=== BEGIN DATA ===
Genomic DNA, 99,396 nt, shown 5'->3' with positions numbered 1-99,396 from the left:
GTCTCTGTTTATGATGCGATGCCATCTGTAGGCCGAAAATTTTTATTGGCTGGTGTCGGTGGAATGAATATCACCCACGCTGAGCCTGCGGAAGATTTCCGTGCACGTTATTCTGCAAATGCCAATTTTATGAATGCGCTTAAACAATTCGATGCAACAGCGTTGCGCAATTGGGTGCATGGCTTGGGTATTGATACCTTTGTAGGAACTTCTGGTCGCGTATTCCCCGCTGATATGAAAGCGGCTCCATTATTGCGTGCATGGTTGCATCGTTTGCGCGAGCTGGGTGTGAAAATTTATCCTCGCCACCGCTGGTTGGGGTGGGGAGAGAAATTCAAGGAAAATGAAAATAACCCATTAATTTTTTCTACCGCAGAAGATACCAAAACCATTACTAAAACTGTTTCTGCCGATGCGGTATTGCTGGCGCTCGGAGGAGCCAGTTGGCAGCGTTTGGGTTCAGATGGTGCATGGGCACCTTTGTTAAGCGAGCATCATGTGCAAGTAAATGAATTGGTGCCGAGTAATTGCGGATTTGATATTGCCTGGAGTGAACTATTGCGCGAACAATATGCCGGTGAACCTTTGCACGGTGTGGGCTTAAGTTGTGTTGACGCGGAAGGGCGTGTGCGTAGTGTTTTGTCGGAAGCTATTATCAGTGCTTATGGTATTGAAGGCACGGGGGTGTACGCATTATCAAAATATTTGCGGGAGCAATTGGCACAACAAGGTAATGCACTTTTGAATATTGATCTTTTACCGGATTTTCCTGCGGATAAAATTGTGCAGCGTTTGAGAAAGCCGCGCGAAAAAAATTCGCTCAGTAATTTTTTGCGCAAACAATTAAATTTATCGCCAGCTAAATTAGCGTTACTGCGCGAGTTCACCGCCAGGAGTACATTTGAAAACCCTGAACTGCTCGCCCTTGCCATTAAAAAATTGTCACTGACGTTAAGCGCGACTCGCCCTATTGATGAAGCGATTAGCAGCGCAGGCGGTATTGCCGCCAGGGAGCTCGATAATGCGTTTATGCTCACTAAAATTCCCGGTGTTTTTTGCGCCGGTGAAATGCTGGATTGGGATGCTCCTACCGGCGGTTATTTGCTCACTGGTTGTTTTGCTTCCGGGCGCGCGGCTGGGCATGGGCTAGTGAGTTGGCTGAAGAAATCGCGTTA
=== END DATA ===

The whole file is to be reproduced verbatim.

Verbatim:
Genomic DNA, 99,396 nt, shown 5'->3' with positions numbered 1-99,396 from the left:
GTCTCTGTTTATGATGCGATGCCATCTGTAGGCCGAAAATTTTTATTGGCTGGTGTCGGTGGAATGAATATCACCCACGCTGAGCCTGCGGAAGATTTCCGTGCACGTTATTCTGCAAATGCCAATTTTATGAATGCGCTTAAACAATTCGATGCAACAGCGTTGCGCAATTGGGTGCATGGCTTGGGTATTGATACCTTTGTAGGAACTTCTGGTCGCGTATTCCCCGCTGATATGAAAGCGGCTCCATTATTGCGTGCATGGTTGCATCGTTTGCGCGAGCTGGGTGTGAAAATTTATCCTCGCCACCGCTGGTTGGGGTGGGGAGAGAAATTCAAGGAAAATGAAAATAACCCATTAATTTTTTCTACCGCAGAAGATACCAAAACCATTACTAAAACTGTTTCTGCCGATGCGGTATTGCTGGCGCTCGGAGGAGCCAGTTGGCAGCGTTTGGGTTCAGATGGTGCATGGGCACCTTTGTTAAGCGAGCATCATGTGCAAGTAAATGAATTGGTGCCGAGTAATTGCGGATTTGATATTGCCTGGAGTGAACTATTGCGCGAACAATATGCCGGTGAACCTTTGCACGGTGTGGGCTTAAGTTGTGTTGACGCGGAAGGGCGTGTGCGTAGTGTTTTGTCGGAAGCTATTATCAGTGCTTATGGTATTGAAGGCACGGGGGTGTACGCATTATCAAAATATTTGCGGGAGCAATTGGCACAACAAGGTAATGCACTTTTGAATATTGATCTTTTACCGGATTTTCCTGCGGATAAAATTGTGCAGCGTTTGAGAAAGCCGCGCGAAAAAAATTCGCTCAGTAATTTTTTGCGCAAACAATTAAATTTATCGCCAGCTAAATTAGCGTTACTGCGCGAGTTCACCGCCAGGAGTACATTTGAAAACCCTGAACTGCTCGCCCTTGCCATTAAAAAATTGTCACTGACGTTAAGCGCGACTCGCCCTATTGATGAAGCGATTAGCAGCGCAGGCGGTATTGCCGCCAGGGAGCTCGATAATGCGTTTATGCTCACTAAAATTCCCGGTGTTTTTTGCGCCGGTGAAATGCTGGATTGGGATGCTCCTACCGGCGGTTATTTGCTCACTGGTTGTTTTGCTTCCGGGCGCGCGGCTGGGCATGGGCTAGTGAGTTGGCTGAAGAAATCGCGTTA